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Understanding Article 119, UCMJ – Manslaughter

There are two types of manslaughter under the UCMJ: voluntary and involuntary.  Voluntary manslaughter occurs when a person is unlawfully killed “in the heat of sudden passion caused by adequate provocation.”  Involuntary manslaughter is when a death results from “culpable negligence” or occurs during the commission of certain offenses.  The elements for these offenses are as follows:

Voluntary Manslaughter

  • That a certain named or described person is dead;
  • That the death resulted from the act or omission of the accused;
  • That the killing was unlawful; and
  • That, at the time of the killing, the accused had the intent to kill or inflict great bodily harm upon the person killed.

Involuntary Manslaughter

  • That a certain named or described person is dead;
  • That the death resulted from the act or omission of the accused;
  • That the killing was unlawful; and
  • That this act or omission of the accused constituted culpable negligence, or occurred while the accused was perpetrating or attempting to perpetrate an offense directly affecting the person other than burglary, rape, rape of a child, sexual assault, sexual assault of a child, aggravated sexual contact, sexual abuse of a child, robbery, or aggravated arson.

Manslaughter Explained

Voluntary manslaughter, like murder under Article 118, requires the intent to kill or inflict great bodily harm.  The difference between the two acts is that voluntary manslaughter occurs if the unlawful killing is “committed in the heat of sudden passion caused by adequate provocation.”  Common examples of circumstances which may constitute adequate provocation are unlawful infliction of great bodily harm, unlawful imprisonment, and when one spouse catches another spouse in an act of adultery.  Adequate provocation does not excuse the homicide but does preclude a conviction of murder.

Involuntary manslaughter, on the other hand, does not require a specific intent to kill or inflict great bodily injury.  Rather, involuntary manslaughter occurs when a death is the result of “culpable negligence.”  Culpable negligence is greater than simple negligence—as is required for a charge of Negligent Homicide under Article 134—and is defined as a “negligent act or omission accompanied by a culpable disregard for the foreseeable consequences to other of that act or omission.”  In other words, culpable negligence occurs if an act might foreseeably result in someone’s death.  Common examples of acts that could be considered culpable negligence include conducting target practice in the direction of an inhabited house or pointing a pistol in jest at someone and pulling the trigger, believing, but without taking reasonable precautions to determine, whether it was loaded.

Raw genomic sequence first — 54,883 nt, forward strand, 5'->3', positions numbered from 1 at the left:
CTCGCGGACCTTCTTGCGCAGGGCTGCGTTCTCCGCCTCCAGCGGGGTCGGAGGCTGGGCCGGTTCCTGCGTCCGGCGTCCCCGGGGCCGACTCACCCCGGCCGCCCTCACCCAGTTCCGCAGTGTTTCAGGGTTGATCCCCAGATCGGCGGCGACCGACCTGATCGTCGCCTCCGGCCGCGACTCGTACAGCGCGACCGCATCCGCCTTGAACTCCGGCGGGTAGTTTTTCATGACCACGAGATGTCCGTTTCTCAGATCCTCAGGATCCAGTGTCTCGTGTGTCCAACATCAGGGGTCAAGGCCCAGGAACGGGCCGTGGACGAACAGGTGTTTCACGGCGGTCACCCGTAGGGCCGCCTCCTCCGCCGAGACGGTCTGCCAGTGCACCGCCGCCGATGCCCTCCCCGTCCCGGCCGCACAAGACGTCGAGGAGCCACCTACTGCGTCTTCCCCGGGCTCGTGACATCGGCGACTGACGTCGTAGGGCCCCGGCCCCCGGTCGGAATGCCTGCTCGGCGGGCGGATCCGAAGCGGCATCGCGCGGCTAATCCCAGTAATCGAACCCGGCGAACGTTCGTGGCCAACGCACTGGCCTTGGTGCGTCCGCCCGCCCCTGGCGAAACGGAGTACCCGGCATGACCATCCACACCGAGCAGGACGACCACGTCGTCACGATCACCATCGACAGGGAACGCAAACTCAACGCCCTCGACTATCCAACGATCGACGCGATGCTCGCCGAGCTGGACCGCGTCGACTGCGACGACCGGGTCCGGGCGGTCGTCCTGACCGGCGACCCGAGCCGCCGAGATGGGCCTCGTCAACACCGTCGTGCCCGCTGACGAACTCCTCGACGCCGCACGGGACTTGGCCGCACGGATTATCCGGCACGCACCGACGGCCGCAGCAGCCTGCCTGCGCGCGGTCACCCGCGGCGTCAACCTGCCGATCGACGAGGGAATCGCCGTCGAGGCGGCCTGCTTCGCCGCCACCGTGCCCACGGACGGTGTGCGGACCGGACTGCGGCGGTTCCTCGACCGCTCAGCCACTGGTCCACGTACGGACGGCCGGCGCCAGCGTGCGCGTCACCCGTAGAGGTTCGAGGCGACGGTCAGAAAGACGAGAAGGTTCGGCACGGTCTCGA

Defenses

Rule for Court-Martial 916 provides defenses to manslaughter. These include justification (that the death caused was in the proper performance of a legal duty and is justified and not unlawful), obedience to orders, self-defense, accident, and lack of mental responsibility.

Maximum Punishment

The maximum punishment for voluntary manslaughter is a dishonorable discharge and confinement for 15 years.  Involuntary manslaughter carries the risk of a dishonorable discharge and confinement for 10 years.  The maximum punishment for both charges increases by 5 years of confinement for the death of a child under 16 years of age.

Protect Your Freedom and Your Military Future

When your life, career, and future are on the line, you need an experienced law firm in your corner. The skilled and assertive attorneys at Military Justice Attorneys have decades of combined military justice experience and will zealously fight for you. We have defended servicemen and women facing investigations, trials, and discipline for the most serious offenses under the UCMJ, including manslaughter, and will ensure that every avenue of defense is aggressively pursued on your behalf. Call us today at (844) 334-5459 for a free consultation.

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